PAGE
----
‘Stony the Road’ is essential reading in the struggle for justice

A review of Henry Louis Gates Jr.’s examination of the ongoing African American struggle for justice.

Sense of Decency

By WILLIAM D. SUNDERLIN

The abolition of slavery in 1865 through the 13th amendment, together with the 14th amendment (citizenship for all people born in the U.S. including formerly enslaved people) and the 15th amendment (the right of citizens to vote) ratified soon thereafter, supposedly laid the foundation for racial equality in the United States. If this is true, then why is it that, a century later in the mid-1960s, the struggle for civil rights began almost as if it were starting from scratch?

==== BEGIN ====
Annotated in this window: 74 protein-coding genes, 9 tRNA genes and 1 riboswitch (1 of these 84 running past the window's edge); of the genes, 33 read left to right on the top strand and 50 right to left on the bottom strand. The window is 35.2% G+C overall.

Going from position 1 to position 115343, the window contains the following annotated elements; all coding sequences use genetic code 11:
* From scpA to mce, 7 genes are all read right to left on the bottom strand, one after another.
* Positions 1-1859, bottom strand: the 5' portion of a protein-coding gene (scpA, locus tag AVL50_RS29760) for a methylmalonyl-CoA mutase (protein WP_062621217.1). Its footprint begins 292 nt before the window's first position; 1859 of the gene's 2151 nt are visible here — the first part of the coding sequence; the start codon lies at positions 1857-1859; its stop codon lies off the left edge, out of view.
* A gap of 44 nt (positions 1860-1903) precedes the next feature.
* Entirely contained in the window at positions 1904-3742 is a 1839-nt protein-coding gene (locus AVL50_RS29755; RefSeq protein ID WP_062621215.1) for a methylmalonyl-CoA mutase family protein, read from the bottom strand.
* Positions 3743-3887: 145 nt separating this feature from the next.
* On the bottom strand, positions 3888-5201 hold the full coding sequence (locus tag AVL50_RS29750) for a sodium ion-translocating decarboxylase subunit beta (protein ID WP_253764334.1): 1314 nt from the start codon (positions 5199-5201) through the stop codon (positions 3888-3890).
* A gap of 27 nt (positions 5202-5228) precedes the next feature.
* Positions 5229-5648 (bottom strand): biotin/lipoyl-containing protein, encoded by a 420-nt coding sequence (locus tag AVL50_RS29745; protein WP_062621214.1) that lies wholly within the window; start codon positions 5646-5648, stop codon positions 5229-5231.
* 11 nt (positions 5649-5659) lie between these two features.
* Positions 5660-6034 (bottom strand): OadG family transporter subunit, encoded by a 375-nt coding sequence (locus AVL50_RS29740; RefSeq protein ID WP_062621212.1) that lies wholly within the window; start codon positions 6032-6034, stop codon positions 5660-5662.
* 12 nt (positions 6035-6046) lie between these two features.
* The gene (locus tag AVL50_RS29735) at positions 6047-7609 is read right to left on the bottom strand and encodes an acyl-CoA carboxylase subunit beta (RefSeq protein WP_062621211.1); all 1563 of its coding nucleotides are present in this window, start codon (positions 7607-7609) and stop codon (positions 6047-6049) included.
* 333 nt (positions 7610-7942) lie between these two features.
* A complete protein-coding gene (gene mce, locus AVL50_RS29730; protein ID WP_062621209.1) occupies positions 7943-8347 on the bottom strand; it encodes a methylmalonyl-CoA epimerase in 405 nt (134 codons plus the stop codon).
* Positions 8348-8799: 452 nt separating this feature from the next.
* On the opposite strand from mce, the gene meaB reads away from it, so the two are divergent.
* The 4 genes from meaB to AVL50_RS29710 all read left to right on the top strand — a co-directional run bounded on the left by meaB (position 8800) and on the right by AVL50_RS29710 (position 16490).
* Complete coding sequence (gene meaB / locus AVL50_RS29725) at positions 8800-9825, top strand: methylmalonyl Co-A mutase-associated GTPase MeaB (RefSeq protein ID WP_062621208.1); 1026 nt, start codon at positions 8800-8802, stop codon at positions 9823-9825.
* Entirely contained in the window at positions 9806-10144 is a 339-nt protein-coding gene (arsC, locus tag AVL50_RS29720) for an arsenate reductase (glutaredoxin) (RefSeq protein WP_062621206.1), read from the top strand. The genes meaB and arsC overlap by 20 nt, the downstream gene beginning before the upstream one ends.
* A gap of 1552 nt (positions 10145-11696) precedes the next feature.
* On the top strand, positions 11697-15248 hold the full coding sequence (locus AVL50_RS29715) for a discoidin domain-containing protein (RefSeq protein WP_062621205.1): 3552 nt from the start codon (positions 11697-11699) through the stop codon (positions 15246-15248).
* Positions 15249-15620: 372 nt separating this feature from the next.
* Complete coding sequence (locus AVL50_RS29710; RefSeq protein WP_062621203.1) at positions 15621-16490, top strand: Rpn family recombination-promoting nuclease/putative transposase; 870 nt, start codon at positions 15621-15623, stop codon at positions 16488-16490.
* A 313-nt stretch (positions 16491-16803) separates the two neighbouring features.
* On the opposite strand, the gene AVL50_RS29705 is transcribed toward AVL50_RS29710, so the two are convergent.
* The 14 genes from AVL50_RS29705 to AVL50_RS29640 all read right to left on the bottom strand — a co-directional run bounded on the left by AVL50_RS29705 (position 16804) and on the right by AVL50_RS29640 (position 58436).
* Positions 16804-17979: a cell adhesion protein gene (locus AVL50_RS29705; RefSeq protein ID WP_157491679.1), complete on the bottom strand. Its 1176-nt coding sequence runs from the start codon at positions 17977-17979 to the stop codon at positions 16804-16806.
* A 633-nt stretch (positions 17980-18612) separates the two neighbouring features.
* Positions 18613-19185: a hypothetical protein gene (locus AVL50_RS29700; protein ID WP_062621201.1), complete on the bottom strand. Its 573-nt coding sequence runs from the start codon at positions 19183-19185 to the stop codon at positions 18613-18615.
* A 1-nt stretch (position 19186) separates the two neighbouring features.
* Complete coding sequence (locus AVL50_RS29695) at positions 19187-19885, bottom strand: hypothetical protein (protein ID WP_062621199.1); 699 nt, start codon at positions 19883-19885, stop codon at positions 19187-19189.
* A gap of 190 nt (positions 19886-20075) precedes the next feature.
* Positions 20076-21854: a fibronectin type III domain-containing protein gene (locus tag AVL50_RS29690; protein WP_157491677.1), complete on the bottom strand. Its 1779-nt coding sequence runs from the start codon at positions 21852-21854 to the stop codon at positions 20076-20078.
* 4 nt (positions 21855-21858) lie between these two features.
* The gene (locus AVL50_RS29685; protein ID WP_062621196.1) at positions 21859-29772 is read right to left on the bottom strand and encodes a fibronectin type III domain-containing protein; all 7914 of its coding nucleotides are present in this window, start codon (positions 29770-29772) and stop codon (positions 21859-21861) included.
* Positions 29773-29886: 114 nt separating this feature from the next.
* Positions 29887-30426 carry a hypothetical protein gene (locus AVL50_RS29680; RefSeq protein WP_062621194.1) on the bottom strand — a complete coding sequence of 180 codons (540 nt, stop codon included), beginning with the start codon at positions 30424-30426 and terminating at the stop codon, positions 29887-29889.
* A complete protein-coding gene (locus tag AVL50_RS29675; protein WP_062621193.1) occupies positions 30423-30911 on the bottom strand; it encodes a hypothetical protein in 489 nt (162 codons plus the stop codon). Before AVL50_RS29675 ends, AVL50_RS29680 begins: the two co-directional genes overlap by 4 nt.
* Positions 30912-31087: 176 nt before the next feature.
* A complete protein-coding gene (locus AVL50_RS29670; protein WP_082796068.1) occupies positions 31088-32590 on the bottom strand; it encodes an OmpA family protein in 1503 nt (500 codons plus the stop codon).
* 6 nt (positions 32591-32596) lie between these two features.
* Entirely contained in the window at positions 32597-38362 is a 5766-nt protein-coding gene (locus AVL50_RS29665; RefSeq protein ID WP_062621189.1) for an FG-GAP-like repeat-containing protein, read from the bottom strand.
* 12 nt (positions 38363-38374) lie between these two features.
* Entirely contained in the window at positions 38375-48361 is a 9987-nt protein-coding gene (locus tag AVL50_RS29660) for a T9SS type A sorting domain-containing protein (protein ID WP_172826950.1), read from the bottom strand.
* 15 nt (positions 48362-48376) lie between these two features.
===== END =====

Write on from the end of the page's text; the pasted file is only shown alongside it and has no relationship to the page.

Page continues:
Henry Louis Gates, Jr. is an American literary critic, professor, historian and filmmaker. He is the Alphonse Fletcher University Professor and Director of the Hutchins Center for African and African American Research at Harvard University. Photo credit: Stephanie Berger.

Henry Louis Gates, Jr. answers this question in “Stony the Road: Reconstruction, White Supremacy, and the Rise of Jim Crow.” Gates sheds light on how the institutions…

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